Again if anyone is interested in the official interlocking diagrams you
can download them here.
http://www.multimodalways.org/docs/rail ... %20Charts/
You'll want the 1998 Pittsburgh Division one.
ALTO marks the transition from a two track railroad running under Rule 261 on both tracks, to a three track line with single direction Rule 251 on the outer tracks and Rule 261 on the center track. ALTO was arranged, or possibly re-arranged back in the Penn Central era, to allow easy access for Amtrak trains in both directions to access the station platform(s) located on the north side of the tracks. The 31 switch allows westbound trains to continue either on the 251 track 3 or the 261 track 2. Eastbound trains are given a straight shot to the platform off of track 2. Passenger trains heading east on track 1 must first cross to track #2 at SLOPE. Anyway here my train departs the Altoona station and takes the #31 switch set reverse to track #3.
Here we see the reverse direction 20R dwarf signal for movements on track 1. This signal is controlled from the main machine in ALTO tower. To the right we see the helper pocket track and its eastbound 32R dwarf signal. The pocket exists between that signal and the PC era signal gantry.
Ironically one of the most iconic structures at ALTO appart from the tower itself wasn't even original to the interlocking. The 5-track beam type signal gantry was installed during the Penn Central era in conjunction with a PennDoT bridge and highway project in the area. The gantry supports three high signal masts governing westbound movements on tracks 1 and 2 as well as the helper pocket which are worked from levers 2R, 6R and 8R on the main machine.
ALTO tower itself posing by the westbound lattice signal gantry which probably dates from when the tower was built in the early 20th century. Sometime in 2008 the tower was given a fresh coat of gray paint, but this investment was not a signal of any sort of longevity as you all now know the tower is scheduled to close sometime in the next year.
Here we are looking at the 6 track eastbound gantry at ALTO, which only supports two high signals for tracks 1 and 0. The slow speed diverging aspects on both are for movements onto the yard leads which are in fact signaled to CP-WORKS as a controlled siding.
Here we are looking at the 1sw and my extension the entire ALTO facing point ladder which runs from here to the yard leads at the other end of the interlocking. As ALTO is basically a yard-terminal tower most of its movements involve trains either passing straight through or heading into/out of the yard, hence the ladders that head to that side of the track. As expected ANTUS interlocking can be considered the reverse of ALTO.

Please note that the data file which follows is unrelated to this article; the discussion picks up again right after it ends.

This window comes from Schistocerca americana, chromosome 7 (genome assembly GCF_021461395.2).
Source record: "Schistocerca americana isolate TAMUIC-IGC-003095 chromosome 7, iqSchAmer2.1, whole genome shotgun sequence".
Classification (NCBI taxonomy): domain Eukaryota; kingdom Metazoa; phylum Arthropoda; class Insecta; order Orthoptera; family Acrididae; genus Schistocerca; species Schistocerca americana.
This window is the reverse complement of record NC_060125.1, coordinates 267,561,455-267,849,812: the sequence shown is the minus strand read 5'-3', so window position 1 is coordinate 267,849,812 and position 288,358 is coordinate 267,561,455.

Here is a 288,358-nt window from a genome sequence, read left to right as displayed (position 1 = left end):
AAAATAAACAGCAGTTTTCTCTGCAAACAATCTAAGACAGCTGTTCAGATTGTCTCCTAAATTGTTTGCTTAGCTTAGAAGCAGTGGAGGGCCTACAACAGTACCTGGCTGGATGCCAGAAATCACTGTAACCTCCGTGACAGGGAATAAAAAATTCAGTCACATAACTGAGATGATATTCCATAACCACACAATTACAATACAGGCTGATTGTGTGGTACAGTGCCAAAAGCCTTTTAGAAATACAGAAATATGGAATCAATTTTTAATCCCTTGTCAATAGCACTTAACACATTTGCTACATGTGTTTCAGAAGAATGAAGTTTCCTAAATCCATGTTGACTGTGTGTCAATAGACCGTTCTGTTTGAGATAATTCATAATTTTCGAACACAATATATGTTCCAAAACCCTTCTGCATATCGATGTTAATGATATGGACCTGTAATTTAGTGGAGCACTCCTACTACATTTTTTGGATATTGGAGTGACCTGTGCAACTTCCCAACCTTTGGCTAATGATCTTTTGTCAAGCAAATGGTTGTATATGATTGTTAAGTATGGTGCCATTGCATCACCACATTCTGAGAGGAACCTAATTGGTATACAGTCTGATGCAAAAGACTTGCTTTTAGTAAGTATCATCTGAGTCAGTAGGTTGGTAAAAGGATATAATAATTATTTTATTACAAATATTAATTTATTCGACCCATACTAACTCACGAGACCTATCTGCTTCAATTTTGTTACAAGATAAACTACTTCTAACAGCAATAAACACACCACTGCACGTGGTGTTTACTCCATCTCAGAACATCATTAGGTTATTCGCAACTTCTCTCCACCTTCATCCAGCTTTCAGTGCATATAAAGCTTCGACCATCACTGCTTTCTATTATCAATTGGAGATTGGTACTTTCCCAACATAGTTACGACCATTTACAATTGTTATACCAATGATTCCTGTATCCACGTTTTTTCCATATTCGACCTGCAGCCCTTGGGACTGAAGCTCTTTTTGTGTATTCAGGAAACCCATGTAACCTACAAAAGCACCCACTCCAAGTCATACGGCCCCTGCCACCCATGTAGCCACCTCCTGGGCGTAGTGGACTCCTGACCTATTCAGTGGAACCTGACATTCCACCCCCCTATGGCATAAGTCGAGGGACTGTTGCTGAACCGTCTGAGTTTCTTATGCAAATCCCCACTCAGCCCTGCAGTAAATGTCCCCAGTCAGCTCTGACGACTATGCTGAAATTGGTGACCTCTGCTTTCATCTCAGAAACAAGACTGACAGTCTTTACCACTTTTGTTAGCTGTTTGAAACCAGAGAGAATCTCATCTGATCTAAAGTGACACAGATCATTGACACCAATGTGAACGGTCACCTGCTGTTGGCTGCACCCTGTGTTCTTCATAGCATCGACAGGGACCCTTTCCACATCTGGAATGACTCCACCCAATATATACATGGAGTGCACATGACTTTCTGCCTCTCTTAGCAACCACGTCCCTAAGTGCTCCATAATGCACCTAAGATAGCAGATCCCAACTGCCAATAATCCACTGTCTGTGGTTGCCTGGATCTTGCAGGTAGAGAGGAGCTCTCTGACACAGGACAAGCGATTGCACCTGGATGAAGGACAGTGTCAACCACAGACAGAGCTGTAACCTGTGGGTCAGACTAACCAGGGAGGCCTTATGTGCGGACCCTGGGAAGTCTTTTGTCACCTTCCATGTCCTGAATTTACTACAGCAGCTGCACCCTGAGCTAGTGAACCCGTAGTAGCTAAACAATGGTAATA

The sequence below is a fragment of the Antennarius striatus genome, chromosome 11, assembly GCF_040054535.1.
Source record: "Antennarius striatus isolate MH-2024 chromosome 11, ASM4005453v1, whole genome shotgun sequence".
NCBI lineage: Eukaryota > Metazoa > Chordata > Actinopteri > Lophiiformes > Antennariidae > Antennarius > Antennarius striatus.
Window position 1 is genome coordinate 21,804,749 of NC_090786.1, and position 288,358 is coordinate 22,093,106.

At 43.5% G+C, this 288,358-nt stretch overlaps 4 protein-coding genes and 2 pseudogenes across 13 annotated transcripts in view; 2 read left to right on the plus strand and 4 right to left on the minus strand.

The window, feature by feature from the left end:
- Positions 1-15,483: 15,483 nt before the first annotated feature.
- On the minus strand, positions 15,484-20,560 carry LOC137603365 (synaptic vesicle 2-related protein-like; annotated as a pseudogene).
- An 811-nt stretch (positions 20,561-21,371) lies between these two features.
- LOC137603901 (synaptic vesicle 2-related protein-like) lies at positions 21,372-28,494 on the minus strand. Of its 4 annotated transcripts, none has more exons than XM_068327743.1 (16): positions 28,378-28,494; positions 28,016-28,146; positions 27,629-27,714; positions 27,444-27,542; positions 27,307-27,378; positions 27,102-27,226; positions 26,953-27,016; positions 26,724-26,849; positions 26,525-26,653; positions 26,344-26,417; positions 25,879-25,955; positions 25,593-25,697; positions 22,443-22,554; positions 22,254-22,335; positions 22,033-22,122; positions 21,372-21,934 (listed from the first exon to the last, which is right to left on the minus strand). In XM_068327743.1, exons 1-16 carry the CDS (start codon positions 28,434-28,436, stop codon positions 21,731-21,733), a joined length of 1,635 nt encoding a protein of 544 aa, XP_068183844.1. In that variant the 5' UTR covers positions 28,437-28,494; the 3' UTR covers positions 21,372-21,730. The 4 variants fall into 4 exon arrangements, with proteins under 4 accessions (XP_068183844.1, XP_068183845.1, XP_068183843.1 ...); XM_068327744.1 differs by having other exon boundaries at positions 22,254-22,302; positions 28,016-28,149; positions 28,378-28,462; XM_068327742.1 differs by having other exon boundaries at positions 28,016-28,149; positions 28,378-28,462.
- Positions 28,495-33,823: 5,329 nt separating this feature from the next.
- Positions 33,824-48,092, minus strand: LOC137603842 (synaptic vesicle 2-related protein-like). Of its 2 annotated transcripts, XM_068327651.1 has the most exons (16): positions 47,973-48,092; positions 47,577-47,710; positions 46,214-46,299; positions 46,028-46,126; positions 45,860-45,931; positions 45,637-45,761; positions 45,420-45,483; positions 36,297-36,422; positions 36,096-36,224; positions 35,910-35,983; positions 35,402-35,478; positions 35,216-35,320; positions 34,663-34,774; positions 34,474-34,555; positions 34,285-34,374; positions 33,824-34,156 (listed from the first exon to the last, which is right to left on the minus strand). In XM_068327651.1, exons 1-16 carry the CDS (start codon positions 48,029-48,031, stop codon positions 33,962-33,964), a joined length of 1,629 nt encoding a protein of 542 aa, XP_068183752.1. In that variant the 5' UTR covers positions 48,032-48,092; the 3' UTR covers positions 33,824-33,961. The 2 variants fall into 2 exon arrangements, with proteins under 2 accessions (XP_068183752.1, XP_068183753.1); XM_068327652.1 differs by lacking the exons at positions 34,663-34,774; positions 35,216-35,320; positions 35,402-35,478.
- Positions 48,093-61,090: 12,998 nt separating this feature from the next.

Here we see the eastbound home signals for ALTO on tracks #1 and #2. As expected the reverse direction track 1 signal is a dwarf and the bi-directional track 2 signal is a mast. This zoom view provides an interesting prospective on the layout of the entire interlocking.
CP-SLOPE is less than a mile west of ALTO, but as it suggests it represents the beginning of the stiff grade up and over the Allegheny Front, cultimating at the PRR high point at Galitizin and the famous Horseshoe Curve. The interlocking was simplified and put under remote control of ALTO in the 1950's and from that point on was only in service on tracks 0, 1 and 2. Here we see the rear of CP-SLOPE's westbound signal gantry which also hosts the 2371 automatic signal for track #3. The 8L track 2 signal is only equipped with a restricting \ as any diverging route there would result a reverse direction move on the 251 signaled #3 track. Also visible is the 6L reverse direction dwarf on track #1.
Here we see the relay hut at CP-SLOPE which is in the typical pre-prefab bungalow style. You can see the outline of the larger PRR style SLOPE sign surrounding the smaller blue Conrail one. This interlocking as listed as being under direct wire control from the machine in ALTO tower, but I suspect that means the control is direct wire (as opposed to pulse code) with vital interlocking components in this relay hut. Also notice the #7 switch to the right which allows eastbound trains on track #1 to crossover to track #2, a move not supported at ALTO.
Here we see the eastbound signal gantry showing off the 6R and 8R signals. The road bridge in the background has been a very popular railfan location with cutouts in the protective fence for people to take pictures through. This will be the site of the new ALTO interlocking which will more resemble a traditional interlocking without the pockets and such of the old one. This is almost a what's old is new again situation as before it's remote control to ALTO, SLOPE was a crossover of that style.
Closeup of the 6R and 8R signals. The 8R is of a new Safetran design that was installed sometime in the Conrail era.
Arriving at the first automatic signal west of the Altoona complex we can now see how the automatic signal numbering has not changes from the newer Conrail style to the original PRR style. In case you forget the Conrail style uses while Milepost appended with track number and direction. As in 1231-E. The PRR system used milepost to the nearest 1/10th mile with eastbound signals being the nearest even 1010th and westbound using the nearest odd 1/10th and the signals having the same number across all 4 tracks. So here we see the 2384 eastbound automatic signal. The signals are dark because all the PRR signals up the east slope are approach lit.
Both eastbound signals are able to display Approach Slow due to the short block distance between CP-SLOPE and ALTO resulting in an Approach Slow-> Slow Approach->Stop progression. This is to ensure trains are under control on the steep downgrade. The lower | on the track #1 signal is for the medium speed diverging move to track #2 at CP-SLOPE. This signal bridge is currently scheduled for replacement and re-signaling as part of the ALTO replacement project, but in this photo from 2006 we can see the signal lit up and the train in questing getting an Approach Slow indication for a stop at ALTO.